Me in the Washington Times

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  • 12/18/2006

Undermining drug safety
By Robert Goldberg
Published December 18, 2006

Recently the Food and Drug Administration updated its warning on the use of oral sodium phosphate products (OSPs) as a cause of kidney failure. What are OSPs? If you had a colonoscopy as I did, you drank an OSP to clear the way for your inspection. In 1998, the FDA limited the OSP bottle size to no more than 90 ml. People were going into toxic shock and dying because they were told to use a bottle of the preparation and used a 240 ml jug instead of the 45 ml or 90 ml container. The FDA just updated warning labels about exceeding recommended doses since OSP-related kidney failure is still a problem.
It seems inconceivable that you or I could find a way to take lifesaving drugs and turn them into lethal weapons. But most drugs and devices wind up causing side effects because of the human inability to follow directions. Indeed, safety problems with drug-coated heart stents boil down to this: Don't put them in patients with really blocked arteries who stop taking clot-busting medicine. The fact is, coated-stent use will be restricted, as it is with many drugs and devices, because we can't be trusted to do as we are told.
This picture of incompetence clashes with the one politicians and the Institute of Medicine peddle to the media of an FDA and drug industry rushing to approve and market medicines without regard to product safety. But a Centers for Disease Control report found that misuse and overuse of a handful of old medicines cause most dangerous side effects. Hundreds of thousands of emergency-room visits occur because of adverse drug events. The CDC notes that "Sixteen of the 18 drugs most commonly linked to adverse drug events in the study have been in clinical use for more than 20 years." The most common drug classes were insulin, painkillers containing opioids, anticlotting drugs (including aspirin), drugs containing the antibiotic amoxicillin and cold remedies.
Yet, the media and politicians pick on pills that are well known rather than risky. Ambien is a classic example. Ambien became famous (or infamous) when Rep. Patrick Kennedy claimed he crashed his car because it caused him to drive while sleeping. Thereafter, Ambien became the target of major articles in the New York Times and Washington Post for being linked to sleeping while shoplifting, midnight snacking, etc. In fact, as the folks at point out: "In 2004, over 24 million prescriptions for Ambien were written. Let's say that each contained 30 pills. That's 740 million times people took this sinister drug in 2004. Timothy Morgenthaler, a Mayo Clinic researcher, reported five cases of sleepwalking in 2002. Nineteen cases were reported by one center last year. Since 1997, a whopping 207 sleepwalking incidents have been reported, most of which physicians can't link to Ambien. In fact, only 48 have been linked to this killer drug.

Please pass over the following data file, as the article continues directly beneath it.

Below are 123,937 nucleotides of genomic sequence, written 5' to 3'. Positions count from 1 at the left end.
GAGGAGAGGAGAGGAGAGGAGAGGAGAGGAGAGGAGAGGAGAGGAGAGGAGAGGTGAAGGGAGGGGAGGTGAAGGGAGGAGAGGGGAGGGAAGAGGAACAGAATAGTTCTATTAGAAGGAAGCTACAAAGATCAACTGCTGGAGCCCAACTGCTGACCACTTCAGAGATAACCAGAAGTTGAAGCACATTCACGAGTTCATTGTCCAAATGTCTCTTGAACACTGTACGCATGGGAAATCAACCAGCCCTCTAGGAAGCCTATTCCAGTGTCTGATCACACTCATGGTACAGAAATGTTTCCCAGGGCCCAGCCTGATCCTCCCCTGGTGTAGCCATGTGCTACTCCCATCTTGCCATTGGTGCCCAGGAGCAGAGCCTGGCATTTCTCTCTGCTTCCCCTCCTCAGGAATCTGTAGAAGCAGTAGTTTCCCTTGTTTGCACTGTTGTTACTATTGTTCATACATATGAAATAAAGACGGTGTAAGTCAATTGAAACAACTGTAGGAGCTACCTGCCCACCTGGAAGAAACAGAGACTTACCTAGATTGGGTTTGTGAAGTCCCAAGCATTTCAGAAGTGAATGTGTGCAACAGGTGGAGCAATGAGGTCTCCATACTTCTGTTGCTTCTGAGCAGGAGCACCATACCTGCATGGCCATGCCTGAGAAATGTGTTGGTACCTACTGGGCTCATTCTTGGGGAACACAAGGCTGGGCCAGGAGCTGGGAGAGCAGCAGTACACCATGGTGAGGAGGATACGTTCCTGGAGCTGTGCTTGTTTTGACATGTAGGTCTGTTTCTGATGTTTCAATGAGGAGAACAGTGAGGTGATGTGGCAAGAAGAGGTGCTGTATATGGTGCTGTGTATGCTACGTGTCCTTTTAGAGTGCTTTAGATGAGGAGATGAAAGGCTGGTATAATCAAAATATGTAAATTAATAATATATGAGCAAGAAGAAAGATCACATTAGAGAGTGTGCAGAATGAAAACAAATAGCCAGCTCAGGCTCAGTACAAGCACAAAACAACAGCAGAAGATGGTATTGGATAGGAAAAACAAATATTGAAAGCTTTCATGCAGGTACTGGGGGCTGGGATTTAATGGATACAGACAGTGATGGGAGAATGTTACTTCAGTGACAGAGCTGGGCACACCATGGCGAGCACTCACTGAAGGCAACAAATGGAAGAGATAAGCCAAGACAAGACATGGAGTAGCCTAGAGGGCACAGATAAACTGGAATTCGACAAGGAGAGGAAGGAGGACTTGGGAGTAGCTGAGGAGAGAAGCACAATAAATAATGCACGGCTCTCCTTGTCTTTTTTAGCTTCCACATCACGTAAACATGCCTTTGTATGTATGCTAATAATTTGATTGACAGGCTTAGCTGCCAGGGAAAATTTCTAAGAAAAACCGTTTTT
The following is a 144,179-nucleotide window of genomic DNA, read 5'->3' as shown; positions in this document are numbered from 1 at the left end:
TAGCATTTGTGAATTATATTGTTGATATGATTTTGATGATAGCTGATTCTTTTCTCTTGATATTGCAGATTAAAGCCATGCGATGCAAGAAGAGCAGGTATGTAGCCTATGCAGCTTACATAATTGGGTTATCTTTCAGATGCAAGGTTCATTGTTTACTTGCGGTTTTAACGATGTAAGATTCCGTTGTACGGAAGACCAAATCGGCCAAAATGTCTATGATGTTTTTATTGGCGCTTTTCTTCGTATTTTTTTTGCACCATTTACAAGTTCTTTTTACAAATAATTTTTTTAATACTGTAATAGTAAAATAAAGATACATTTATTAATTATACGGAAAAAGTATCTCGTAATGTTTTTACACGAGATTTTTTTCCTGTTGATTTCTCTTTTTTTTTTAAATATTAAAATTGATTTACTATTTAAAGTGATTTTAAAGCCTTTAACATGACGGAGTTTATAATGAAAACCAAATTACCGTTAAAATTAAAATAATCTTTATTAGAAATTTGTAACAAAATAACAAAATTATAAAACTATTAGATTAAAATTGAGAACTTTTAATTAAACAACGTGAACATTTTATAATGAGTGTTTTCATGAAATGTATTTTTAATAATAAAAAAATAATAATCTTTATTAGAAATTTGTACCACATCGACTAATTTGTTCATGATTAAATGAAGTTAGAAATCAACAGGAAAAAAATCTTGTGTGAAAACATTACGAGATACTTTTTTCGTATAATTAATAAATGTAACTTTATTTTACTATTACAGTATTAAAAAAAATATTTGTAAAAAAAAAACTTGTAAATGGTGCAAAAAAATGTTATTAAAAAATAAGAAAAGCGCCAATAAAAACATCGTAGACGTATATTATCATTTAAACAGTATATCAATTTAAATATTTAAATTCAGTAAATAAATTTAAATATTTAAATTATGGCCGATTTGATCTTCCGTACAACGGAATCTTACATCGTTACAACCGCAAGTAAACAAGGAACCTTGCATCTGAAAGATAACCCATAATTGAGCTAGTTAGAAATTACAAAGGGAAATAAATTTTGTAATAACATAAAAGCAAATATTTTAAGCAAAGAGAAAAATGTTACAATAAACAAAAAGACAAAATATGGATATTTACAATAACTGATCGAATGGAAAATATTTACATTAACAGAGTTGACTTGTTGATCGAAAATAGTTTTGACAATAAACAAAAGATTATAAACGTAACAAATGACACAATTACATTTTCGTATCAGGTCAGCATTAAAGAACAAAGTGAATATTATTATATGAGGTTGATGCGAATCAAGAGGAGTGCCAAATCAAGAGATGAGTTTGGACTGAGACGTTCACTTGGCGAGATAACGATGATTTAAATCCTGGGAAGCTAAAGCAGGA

"It's well known that adverse incidents are under-reported, so let's assume a factor of 100... That's 4,800 incidents over, say, 8 years or 600 a year. No wonder it got banner headlines. But wait. The drug is used 740 million times a year, which means your odds of sleepwalking from using the drug are 0.00008 percent or something like 1/80,000th of a percent."
Sen. Charles Grassley wants to withdraw an antibiotic called Ketek. His evidence? The drug -- used to treat sinus infections, bronchitis and treatment-resistant pneumonia -- was approved on the basis of the nearly a decade of clinical trials, the drug's five-year safety record in Europe and a 25,000-patient study in America that unfortunately involved one doctor who faked results for about 300 patients. (The doctor was sent to prison and the results discarded.) Some claim the approval ran roughshod over time-honored FDA standards and explains why there are 23 reports of liver injury associated with 10 million Ketek prescriptions since 2003.
In fact, the FDA can approve a drug with the results of one clinical trial and prior experience with a drug. Antibiotics with amoxicillin are more likely to cause liver problems than Ketek. Acetaminophen is the most common cause of liver failure in the United States. The FDA, more concerned about drug-resistant bacteria than are fact-resistant senators, is keeping Ketek on the market.
We have defined down drug safety. What used to be our responsibility is now blamed on a FDA-industry conspiracy. We blame shoplifting and car crashes on Ambien, not on reckless behavior. Suicide, a tragic mystery, is suddenly the result of Prozac-type anti-depressants. Heart attacks are now caused by Vioxx, not by hypertension and smoking. No wonder the current FDA reform bill requires restrictions on the use of every drug that make OSP limits look like child safety locks. We want our drugs -- and our tacos -- to be 100 percent safe. They can be, if we stop making medicines available altogether. I am afraid we are already there.

Center for Medicine in the Public Interest is a nonprofit, non-partisan organization promoting innovative solutions that advance medical progress, reduce health disparities, extend life and make health care more affordable, preventive and patient-centered. CMPI also provides the public, policymakers and the media a reliable source of independent scientific analysis on issues ranging from personalized medicine, food and drug safety, health care reform and comparative effectiveness.

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